W09-017 Feline hypertrophic cardiomyopathy: Five year outcomes and risk assessment
Principal Investigator: Dr. Philip R. Fox; The Animal Medical Center (Winn funded study)
The REVEAL study involving 1,730 cats showed that hypertrophic cardiomyopathy is a global feline health concern that imposes considerable risk for heart failure, blood clots, or cardiac death. Cardiovascular-related death occurred in almost thirty percent of the 1,008 cats with HCM and HOCM. Risk assessed at 1, 5, and 10 years after study-entry showed that for the total population of with hypertrophic cardiomyopathy, risk for developing CHF was approximately 1 in 14, 1 in 5, and 1 in 4, respectively, while risk for developing ATE was approximately 1 in 30, 1 in 10 and 1 in 10, respectively.
In contrast, CHF or ATE was rarely recorded in apparently healthy cats without heart disease. Survival of cats with hypertrophic cardiomyopathy was short once they developed cardiovascular morbidity. A small proportion of cats with hypertrophic cardiomyopathy had prolonged survival reaching up to 15 years. There was no statistically significant difference between obstructive (HOCM) and nonobstructive (HCM) forms of hypertrophic cardiomyopathy regarding cardiovascular morbidity (CHF or ATE), mortality, time from diagnosis to development of CHF or ATE, or cardiovascular survival. This dispells the long-held bias that HOCM confers a worse prognosis compared to HCM.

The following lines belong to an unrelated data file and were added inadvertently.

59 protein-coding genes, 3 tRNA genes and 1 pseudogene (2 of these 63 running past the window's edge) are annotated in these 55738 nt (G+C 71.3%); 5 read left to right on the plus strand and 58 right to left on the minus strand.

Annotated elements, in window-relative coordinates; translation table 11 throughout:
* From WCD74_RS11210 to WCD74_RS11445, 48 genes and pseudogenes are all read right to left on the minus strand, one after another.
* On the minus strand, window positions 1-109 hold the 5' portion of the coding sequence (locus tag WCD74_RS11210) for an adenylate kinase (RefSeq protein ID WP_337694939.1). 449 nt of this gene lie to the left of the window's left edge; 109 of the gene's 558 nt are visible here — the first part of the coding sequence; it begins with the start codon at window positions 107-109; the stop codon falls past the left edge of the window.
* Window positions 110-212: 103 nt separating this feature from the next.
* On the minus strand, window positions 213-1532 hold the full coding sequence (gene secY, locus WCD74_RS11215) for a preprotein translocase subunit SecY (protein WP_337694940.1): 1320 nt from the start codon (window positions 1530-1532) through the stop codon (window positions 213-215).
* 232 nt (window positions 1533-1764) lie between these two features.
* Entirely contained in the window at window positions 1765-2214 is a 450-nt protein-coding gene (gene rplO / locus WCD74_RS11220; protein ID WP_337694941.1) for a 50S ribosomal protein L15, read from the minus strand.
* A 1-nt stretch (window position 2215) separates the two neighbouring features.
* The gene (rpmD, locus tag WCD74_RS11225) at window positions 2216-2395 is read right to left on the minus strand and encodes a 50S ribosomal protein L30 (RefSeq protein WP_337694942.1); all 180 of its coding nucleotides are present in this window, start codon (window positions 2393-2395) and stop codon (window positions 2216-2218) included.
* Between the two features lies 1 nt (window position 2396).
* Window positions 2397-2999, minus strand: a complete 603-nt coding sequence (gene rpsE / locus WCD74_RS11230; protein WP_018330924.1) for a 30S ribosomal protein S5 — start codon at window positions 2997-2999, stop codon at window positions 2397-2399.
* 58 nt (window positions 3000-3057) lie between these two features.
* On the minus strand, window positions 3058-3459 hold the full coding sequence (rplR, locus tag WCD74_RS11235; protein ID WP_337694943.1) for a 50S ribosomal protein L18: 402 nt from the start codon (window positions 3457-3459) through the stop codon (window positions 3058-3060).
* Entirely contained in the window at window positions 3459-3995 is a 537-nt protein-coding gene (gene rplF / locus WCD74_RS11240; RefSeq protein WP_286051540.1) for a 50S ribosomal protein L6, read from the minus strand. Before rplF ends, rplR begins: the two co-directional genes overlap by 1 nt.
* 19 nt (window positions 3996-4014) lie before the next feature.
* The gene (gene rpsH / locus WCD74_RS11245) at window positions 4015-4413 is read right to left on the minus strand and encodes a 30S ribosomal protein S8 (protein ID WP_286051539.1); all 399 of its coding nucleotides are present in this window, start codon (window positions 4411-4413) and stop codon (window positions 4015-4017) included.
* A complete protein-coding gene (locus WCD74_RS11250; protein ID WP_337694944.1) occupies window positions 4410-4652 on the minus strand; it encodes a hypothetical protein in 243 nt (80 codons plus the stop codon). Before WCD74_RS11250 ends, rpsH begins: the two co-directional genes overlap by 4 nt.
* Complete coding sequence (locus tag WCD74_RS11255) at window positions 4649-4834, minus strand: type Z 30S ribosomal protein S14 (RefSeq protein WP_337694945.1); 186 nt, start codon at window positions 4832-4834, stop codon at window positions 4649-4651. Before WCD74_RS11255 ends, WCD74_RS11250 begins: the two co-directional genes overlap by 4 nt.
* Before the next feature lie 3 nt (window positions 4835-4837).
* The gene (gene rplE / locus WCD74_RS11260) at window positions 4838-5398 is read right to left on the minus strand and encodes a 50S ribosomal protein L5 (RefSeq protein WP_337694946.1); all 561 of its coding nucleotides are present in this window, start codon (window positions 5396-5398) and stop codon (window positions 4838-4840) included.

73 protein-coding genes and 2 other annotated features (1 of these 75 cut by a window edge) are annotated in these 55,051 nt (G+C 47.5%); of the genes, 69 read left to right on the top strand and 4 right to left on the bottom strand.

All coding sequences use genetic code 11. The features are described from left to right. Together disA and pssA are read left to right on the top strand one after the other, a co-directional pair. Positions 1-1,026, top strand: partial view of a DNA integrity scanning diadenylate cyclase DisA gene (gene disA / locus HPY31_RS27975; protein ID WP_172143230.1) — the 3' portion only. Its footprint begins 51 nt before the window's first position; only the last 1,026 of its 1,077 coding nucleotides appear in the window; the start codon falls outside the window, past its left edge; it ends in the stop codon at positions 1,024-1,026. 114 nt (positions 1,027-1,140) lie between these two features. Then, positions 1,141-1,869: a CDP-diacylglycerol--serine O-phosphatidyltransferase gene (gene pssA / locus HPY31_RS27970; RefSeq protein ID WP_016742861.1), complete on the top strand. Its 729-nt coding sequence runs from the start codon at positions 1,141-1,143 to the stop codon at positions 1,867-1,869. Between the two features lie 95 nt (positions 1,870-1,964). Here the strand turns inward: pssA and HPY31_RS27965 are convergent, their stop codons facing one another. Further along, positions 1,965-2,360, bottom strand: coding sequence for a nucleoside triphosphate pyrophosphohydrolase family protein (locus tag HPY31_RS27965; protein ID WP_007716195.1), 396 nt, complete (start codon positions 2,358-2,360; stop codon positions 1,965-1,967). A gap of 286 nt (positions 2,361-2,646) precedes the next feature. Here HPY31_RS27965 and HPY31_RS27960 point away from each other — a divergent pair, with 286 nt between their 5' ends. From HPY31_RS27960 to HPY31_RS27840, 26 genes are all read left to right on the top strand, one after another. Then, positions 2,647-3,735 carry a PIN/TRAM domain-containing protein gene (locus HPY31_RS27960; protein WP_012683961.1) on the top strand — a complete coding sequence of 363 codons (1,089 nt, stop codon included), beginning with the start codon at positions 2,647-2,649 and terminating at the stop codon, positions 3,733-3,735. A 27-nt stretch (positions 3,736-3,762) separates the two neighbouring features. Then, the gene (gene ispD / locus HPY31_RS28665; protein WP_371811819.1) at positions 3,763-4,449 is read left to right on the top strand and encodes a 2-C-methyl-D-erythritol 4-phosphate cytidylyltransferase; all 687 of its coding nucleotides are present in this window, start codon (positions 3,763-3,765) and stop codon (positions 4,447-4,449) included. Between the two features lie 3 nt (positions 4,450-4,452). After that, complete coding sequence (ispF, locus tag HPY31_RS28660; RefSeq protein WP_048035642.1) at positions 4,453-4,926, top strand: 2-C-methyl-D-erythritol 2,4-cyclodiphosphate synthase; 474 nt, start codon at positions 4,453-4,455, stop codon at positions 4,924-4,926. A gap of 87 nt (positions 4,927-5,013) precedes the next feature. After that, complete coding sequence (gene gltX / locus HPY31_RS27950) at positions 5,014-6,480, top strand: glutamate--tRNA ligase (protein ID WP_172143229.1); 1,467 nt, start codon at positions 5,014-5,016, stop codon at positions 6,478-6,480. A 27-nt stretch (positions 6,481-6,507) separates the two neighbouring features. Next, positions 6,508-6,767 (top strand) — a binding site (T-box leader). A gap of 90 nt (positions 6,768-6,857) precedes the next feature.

Collectively, these findings illustrate the need to develop preventative health strategies that reduce cardiac morbidity, improve long-term survival, and provide effective monitoring of cats with asymptomatic hypertrophic cardiomyopathy.
Summary prepared for Winn Feline Foundation © 2018